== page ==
We wandered around for a while, exploring the myriad tiny winding streets off of La Rambla. We met the other two women sharing our four-bed dorm: Ema, an older Mexican lady who told us a long saga of how she´d moved to Spain 5 or 6 years ago to live with some friends who´d died a month before her arrival and she had been in and out of work since then. It seemed she was currently out of work, and while she seemed very friendly, we were a little wary of her. Later, I discovered she snored more musically and intricately than any other being (human, dog, cat...) I have heretofor encountered; she was a veritable orchestra of nasal whistles and gasps.
We also met Charlene, a very cosmpolitan young woman who spoke several languages and had lived in several different countries. She told us about a tango festival going on in Barcelona that weekend and I jumped at the chance to go dancing with her our first night. She even let me borrow her killer tango shoes.
We arrived at the milonga that night fashionably late at about 1am. People were very open and friendly and I got to dance with 5 or 6 people in about an hour. The bar was tiny and intimate and played traditional tango music. People kept bumping into each other and tripping over the tiled floor, but I was in heaven. It´s been over a year since I´ve danced and I was rusty as an old spoon, especially since most people were dancing close embrace, which I haven´t done much of, but it was still awesome. We were disappointed when the evening ended at the comparatively early hour (for Barcelona and tango) of 2:30.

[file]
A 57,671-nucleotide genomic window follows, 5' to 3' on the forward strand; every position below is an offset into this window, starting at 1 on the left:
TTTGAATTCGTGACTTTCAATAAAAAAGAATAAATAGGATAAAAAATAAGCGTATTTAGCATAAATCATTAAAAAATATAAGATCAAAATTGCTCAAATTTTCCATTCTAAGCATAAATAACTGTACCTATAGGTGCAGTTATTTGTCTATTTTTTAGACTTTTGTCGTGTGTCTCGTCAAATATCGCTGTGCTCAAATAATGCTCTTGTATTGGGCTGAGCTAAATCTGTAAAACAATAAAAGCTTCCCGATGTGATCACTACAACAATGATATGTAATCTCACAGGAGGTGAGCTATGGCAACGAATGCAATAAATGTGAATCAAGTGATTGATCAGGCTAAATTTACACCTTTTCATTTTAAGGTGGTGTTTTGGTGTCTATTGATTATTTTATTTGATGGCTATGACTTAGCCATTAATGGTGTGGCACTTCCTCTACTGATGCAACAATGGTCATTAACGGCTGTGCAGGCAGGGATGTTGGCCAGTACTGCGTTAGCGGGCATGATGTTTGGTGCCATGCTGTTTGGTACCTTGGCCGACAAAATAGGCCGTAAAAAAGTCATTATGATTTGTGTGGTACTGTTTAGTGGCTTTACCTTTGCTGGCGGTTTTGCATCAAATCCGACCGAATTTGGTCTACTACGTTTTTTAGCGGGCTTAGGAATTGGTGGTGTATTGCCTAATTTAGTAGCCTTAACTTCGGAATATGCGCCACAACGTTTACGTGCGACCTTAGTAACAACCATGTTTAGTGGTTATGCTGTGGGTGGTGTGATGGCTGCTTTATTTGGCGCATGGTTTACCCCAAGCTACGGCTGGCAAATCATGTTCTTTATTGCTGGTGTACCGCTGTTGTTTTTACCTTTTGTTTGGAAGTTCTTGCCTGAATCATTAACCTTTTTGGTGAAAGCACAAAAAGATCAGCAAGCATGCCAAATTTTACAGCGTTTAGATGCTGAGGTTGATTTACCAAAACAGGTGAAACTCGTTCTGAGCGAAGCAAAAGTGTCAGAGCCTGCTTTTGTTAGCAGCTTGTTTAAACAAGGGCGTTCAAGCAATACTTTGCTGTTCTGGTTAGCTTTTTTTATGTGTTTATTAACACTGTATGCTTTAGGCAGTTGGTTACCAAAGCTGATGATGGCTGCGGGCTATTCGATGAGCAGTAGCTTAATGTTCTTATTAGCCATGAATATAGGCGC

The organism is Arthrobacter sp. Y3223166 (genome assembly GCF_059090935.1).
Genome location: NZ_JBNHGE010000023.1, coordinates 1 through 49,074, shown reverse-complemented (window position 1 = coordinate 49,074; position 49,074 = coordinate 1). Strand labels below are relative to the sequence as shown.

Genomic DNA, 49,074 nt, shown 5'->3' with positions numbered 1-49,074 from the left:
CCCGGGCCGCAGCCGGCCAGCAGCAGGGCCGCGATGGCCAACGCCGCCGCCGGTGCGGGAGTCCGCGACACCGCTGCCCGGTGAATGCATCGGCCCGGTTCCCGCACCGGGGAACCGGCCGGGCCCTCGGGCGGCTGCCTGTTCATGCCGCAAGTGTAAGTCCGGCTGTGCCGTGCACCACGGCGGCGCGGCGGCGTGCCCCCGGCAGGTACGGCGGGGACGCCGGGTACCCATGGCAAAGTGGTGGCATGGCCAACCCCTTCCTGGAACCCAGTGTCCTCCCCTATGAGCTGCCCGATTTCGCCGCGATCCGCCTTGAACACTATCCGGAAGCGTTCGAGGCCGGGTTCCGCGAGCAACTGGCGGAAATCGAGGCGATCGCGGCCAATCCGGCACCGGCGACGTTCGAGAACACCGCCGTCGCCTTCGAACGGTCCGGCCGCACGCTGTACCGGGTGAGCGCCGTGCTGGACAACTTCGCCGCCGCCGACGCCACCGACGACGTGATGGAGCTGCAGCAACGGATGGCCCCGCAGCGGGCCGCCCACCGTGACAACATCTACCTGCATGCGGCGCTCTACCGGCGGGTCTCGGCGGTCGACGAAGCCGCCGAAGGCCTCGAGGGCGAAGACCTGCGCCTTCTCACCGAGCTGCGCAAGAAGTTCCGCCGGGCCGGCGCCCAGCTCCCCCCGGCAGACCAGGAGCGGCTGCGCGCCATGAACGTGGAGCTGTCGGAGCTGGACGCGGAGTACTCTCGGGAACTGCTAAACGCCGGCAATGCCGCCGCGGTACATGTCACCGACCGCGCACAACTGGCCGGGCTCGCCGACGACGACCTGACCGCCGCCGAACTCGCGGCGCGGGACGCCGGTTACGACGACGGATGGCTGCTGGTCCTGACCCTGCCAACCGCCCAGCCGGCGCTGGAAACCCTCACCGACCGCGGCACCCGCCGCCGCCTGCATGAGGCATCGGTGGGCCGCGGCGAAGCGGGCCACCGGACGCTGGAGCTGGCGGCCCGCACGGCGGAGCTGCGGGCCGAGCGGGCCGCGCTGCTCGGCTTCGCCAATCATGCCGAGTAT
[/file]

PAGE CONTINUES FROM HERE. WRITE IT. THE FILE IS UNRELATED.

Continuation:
We decided to walk back to the hostel and look for another bar or dance place on the way, but the only places open were very gross and touristy. We saw quite a few American frat boy types hollering at English girls in too-short skirts and heels that were too high for anything other than a lurching walk. The girls made me think of wounded gazelles from National Geographic documentaries and I tried to quicken our pace, since we were also attracting a lot of unwanted attention from the men in the street. Some guys starting following us and bothering us and there was a strong marijuana smell everywhere. It seemed like one of those situations where nothing would actually happen other than a lot of vulgar insults, but it was unnerving all the same. We were briefly lost trying to get back to our hostel in the tangled mess of medieval streets and Pam and I started looking at each other with that "" We should not be here right now" look. We made it back ok and downed cupfuls of tap water before heading to bed, just in time to witness our first performance of the Concerto of Snores in A flat.